you have that, I have to get that technology now, right? I have to get that microphone and do what you did. So it was a lot of fun. So we definitely know where all of you are coming from listening. So Paul, tell me as a dentist, as an author, as a podcaster, as a speaker, you do a lot of things. How do we get team excited about the practice? Because that is a big issue. And actually before you even get to that, let’s talk about the problem first. I love getting to the problem. Because…


We’re having an engagement issue with team. As you know, we have a hiring program. We help, well hiring service, we help hire team members. And we’re seeing it’s very difficult to find good team members out there. We’re having an issue called quiet quitting where team members don’t wanna be there. They’re just, you know, so they’re not, they didn’t quit, but they checked out.


And that’s not what we want. Not only do we want team members, we want them engaged, we want them excited. So tell me more about this issue that you see, and then we’ll talk about how we resolve it. Yeah, I mean, it’s a completely different world now, which I mean, I remember opening my practice in 2012. And we used to have people apply for a job, we’d get a bunch of applicants. If they didn’t send a cover letter, we’d just throw their resume in the trash. We were really selective.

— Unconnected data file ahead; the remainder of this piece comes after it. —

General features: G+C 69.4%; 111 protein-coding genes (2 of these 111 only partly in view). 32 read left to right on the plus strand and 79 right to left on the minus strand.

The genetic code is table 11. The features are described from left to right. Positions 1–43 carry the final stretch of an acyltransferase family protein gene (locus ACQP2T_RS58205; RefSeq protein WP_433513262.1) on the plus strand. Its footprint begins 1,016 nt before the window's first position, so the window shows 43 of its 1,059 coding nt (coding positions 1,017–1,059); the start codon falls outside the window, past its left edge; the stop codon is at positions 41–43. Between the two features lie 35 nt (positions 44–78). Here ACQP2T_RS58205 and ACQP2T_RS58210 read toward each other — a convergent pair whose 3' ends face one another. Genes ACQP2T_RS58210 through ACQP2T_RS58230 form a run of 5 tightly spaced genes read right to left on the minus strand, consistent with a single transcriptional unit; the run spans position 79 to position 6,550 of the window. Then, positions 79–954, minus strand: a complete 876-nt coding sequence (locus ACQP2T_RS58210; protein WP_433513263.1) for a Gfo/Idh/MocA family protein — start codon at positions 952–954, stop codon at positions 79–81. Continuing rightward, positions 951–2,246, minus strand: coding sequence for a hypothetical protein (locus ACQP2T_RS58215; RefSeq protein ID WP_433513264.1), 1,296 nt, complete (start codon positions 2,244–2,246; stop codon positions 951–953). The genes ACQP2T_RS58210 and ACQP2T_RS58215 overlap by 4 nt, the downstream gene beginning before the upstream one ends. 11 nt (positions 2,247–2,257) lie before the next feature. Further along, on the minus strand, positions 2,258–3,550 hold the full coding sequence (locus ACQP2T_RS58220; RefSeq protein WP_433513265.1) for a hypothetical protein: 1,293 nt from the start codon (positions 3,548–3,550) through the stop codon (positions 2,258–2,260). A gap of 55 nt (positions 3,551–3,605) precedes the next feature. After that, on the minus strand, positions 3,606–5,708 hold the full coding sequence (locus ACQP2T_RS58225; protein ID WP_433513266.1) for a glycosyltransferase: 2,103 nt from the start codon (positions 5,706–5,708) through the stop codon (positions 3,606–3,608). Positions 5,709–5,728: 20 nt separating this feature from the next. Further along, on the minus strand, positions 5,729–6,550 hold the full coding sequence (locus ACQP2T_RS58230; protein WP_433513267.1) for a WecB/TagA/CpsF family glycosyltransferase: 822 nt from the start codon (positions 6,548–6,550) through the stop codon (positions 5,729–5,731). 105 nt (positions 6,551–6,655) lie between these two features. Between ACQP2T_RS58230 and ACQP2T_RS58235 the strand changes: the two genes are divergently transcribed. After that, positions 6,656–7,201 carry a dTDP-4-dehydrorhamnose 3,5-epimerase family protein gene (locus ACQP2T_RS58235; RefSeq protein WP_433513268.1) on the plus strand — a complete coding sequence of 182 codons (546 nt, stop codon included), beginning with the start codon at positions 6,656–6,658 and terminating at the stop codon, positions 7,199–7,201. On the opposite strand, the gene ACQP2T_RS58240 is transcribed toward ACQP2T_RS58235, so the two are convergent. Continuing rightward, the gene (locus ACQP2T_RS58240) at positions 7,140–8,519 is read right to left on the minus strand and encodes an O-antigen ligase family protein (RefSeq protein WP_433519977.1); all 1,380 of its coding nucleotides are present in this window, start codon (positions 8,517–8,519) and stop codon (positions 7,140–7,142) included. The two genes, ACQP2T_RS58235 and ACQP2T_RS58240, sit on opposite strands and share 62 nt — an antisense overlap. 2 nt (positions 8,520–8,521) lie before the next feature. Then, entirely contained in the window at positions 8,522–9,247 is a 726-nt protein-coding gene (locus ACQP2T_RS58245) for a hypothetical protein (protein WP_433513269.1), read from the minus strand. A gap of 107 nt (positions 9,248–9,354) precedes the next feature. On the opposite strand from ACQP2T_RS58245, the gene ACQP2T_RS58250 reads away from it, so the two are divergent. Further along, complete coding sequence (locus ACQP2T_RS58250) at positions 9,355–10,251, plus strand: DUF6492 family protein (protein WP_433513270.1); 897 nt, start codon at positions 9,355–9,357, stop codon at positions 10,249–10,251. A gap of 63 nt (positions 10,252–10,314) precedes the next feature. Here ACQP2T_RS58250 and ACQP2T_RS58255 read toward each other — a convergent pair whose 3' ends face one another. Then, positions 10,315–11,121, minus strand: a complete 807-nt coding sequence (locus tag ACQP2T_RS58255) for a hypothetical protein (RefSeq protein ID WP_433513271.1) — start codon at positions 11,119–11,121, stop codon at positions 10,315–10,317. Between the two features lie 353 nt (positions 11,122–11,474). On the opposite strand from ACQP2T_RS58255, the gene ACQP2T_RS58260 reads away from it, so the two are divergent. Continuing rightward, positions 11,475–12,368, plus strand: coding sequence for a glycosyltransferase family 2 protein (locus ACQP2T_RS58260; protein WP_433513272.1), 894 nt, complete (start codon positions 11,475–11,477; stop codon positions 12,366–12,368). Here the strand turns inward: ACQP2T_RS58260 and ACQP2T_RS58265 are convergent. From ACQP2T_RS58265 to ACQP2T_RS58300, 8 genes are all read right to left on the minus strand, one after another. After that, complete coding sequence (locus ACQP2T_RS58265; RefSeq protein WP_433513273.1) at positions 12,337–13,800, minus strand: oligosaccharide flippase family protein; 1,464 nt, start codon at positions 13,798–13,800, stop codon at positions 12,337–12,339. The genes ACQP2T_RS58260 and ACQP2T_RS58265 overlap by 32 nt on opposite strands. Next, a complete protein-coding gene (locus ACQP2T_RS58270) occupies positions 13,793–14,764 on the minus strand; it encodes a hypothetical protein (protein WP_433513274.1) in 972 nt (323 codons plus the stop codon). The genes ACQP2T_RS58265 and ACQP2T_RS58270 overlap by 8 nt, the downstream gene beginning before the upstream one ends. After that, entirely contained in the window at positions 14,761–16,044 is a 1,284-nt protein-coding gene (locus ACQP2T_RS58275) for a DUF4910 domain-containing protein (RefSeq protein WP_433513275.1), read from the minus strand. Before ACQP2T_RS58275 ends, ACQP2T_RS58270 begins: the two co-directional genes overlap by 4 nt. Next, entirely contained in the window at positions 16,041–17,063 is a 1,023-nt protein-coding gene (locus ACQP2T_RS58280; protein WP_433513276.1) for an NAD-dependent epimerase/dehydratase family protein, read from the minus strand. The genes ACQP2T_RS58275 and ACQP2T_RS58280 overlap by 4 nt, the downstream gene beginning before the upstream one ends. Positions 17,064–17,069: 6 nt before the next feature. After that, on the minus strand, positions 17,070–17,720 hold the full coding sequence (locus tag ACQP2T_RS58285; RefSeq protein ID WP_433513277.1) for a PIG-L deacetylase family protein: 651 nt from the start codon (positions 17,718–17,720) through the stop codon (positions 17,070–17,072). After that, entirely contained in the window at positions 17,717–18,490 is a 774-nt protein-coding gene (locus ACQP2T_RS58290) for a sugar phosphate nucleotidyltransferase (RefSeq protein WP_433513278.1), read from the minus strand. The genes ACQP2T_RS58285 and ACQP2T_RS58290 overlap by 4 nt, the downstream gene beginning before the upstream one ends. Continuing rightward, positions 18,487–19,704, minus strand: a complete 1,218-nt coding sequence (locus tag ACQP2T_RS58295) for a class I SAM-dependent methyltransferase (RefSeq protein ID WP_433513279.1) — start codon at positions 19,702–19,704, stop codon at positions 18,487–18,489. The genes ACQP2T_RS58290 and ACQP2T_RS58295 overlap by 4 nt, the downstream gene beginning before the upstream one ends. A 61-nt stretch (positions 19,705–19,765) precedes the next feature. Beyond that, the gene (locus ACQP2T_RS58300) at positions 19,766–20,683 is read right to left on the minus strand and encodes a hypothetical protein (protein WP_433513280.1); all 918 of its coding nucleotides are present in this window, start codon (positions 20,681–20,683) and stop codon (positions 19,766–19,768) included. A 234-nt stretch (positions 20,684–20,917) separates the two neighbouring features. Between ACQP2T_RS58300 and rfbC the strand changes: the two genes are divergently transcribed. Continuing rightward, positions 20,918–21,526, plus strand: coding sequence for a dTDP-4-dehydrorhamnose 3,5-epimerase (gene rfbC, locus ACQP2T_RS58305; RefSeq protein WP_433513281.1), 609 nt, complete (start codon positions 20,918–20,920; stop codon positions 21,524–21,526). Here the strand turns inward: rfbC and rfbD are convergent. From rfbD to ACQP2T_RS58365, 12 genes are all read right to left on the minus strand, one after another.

And we would have like maybe five or six people to choose from. And nowadays we’re lucky if we can get anyone to even call us back, if they can even show up for an interview or if they even show up for the working interview, or we’ve had people ghost us after we’ve hired them and they seem so excited. So we’re going through the process. Now we’ve changed our way that we’re doing hiring is that we are when, as soon as we decide we like someone, we are selling them on our practice, telling them how we’re different.